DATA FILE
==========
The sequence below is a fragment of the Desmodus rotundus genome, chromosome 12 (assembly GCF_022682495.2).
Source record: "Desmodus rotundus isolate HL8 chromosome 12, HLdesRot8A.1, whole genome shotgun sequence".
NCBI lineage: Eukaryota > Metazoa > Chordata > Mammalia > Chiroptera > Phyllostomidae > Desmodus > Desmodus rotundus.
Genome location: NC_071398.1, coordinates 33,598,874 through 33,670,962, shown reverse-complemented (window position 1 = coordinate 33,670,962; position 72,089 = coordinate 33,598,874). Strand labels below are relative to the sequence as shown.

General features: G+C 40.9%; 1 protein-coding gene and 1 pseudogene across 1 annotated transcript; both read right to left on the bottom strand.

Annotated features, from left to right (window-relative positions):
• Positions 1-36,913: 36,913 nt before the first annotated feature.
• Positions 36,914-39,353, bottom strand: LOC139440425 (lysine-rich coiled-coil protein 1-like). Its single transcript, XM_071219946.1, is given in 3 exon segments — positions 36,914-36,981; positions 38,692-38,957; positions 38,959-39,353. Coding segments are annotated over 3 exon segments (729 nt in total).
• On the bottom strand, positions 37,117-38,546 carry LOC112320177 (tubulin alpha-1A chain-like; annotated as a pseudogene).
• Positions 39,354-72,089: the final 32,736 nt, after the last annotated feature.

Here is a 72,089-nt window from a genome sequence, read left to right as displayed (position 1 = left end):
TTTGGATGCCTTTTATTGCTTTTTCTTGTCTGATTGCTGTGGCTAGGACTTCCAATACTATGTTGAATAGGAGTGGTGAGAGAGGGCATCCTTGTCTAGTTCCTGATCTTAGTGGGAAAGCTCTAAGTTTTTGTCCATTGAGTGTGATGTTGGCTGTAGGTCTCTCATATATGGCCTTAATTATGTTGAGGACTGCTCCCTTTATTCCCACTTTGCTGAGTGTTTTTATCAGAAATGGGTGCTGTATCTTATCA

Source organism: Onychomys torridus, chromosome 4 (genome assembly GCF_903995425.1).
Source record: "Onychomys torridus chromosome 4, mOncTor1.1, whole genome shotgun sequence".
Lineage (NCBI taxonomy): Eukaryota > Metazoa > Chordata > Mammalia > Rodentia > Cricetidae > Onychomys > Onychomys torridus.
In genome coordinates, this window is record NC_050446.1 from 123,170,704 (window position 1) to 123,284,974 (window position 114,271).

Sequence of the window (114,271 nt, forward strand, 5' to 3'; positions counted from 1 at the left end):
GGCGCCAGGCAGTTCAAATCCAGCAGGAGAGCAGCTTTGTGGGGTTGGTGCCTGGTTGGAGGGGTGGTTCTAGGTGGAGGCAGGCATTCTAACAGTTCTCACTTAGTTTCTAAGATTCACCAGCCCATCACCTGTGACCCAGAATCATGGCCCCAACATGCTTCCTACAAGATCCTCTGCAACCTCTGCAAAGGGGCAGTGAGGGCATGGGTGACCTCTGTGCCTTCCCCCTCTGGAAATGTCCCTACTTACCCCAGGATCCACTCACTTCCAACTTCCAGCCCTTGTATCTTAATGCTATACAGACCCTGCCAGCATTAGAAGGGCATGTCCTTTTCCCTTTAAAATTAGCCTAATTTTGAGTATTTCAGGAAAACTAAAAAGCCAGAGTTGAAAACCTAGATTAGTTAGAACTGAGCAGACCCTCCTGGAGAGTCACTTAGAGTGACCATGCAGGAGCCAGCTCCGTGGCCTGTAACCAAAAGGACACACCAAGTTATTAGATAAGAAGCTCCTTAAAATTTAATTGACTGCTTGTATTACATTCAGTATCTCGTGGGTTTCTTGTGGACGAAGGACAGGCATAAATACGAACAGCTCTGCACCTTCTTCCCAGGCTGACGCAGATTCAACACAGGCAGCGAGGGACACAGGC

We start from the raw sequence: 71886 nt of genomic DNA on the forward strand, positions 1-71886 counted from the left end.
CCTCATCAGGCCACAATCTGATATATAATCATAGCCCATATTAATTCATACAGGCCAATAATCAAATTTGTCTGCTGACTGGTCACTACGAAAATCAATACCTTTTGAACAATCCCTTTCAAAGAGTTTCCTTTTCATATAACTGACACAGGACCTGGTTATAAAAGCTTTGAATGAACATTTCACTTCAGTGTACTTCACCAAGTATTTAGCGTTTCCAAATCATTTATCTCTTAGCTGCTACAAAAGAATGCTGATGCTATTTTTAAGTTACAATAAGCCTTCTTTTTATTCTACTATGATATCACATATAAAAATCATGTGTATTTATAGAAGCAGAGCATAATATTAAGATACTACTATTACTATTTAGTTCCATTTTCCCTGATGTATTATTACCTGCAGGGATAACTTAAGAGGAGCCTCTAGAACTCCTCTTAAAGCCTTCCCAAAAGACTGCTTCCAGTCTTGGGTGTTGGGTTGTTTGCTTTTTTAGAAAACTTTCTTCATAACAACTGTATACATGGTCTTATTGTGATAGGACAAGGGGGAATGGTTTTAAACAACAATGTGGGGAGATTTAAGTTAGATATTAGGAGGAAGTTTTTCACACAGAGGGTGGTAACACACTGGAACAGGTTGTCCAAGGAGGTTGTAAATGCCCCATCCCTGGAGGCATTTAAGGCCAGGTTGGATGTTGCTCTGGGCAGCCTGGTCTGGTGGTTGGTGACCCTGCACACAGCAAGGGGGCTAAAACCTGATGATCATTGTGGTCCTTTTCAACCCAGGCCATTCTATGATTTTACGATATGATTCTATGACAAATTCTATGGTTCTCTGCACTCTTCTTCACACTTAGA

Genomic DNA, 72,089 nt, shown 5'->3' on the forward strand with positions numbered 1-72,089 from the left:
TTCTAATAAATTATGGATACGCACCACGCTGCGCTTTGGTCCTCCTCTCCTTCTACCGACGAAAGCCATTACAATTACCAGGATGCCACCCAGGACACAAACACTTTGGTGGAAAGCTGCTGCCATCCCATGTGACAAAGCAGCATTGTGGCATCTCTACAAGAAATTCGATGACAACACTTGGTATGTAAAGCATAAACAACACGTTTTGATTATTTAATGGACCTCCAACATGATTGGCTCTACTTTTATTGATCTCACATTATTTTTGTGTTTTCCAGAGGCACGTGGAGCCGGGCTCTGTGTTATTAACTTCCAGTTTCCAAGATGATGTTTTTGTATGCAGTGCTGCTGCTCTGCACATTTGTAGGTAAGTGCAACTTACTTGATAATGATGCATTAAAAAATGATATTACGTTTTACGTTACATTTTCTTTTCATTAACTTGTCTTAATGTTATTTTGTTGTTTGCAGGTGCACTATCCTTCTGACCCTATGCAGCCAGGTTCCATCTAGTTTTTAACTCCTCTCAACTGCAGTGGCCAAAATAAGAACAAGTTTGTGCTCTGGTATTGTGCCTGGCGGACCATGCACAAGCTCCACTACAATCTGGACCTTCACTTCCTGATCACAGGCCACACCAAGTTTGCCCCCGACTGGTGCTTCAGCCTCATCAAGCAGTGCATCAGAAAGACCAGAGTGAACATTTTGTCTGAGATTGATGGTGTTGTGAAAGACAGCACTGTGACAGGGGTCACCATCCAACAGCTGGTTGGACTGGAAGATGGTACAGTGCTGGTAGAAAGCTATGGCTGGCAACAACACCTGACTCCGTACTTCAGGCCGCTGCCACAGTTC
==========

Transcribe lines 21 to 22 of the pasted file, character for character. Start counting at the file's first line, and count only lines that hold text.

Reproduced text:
Genomic DNA, 72,089 nt, shown 5'->3' on the forward strand with positions numbered 1-72,089 from the left:
TTCTAATAAATTATGGATACGCACCACGCTGCGCTTTGGTCCTCCTCTCCTTCTACCGACGAAAGCCATTACAATTACCAGGATGCCACCCAGGACACAAACACTTTGGTGGAAAGCTGCTGCCATCCCATGTGACAAAGCAGCATTGTGGCATCTCTACAAGAAATTCGATGACAACACTTGGTATGTAAAGCATAAACAACACGTTTTGATTATTTAATGGACCTCCAACATGATTGGCTCTACTTTTATTGATCTCACATTATTTTTGTGTTTTCCAGAGGCACGTGGAGCCGGGCTCTGTGTTATTAACTTCCAGTTTCCAAGATGATGTTTTTGTATGCAGTGCTGCTGCTCTGCACATTTGTAGGTAAGTGCAACTTACTTGATAATGATGCATTAAAAAATGATATTACGTTTTACGTTACATTTTCTTTTCATTAACTTGTCTTAATGTTATTTTGTTGTTTGCAGGTGCACTATCCTTCTGACCCTATGCAGCCAGGTTCCATCTAGTTTTTAACTCCTCTCAACTGCAGTGGCCAAAATAAGAACAAGTTTGTGCTCTGGTATTGTGCCTGGCGGACCATGCACAAGCTCCACTACAATCTGGACCTTCACTTCCTGATCACAGGCCACACCAAGTTTGCCCCCGACTGGTGCTTCAGCCTCATCAAGCAGTGCATCAGAAAGACCAGAGTGAACATTTTGTCTGAGATTGATGGTGTTGTGAAAGACAGCACTGTGACAGGGGTCACCATCCAACAGCTGGTTGGACTGGAAGATGGTACAGTGCTGGTAGAAAGCTATGGCTGGCAACAACACCTGACTCCGTACTTCAGGCCGCTGCCACAGTTC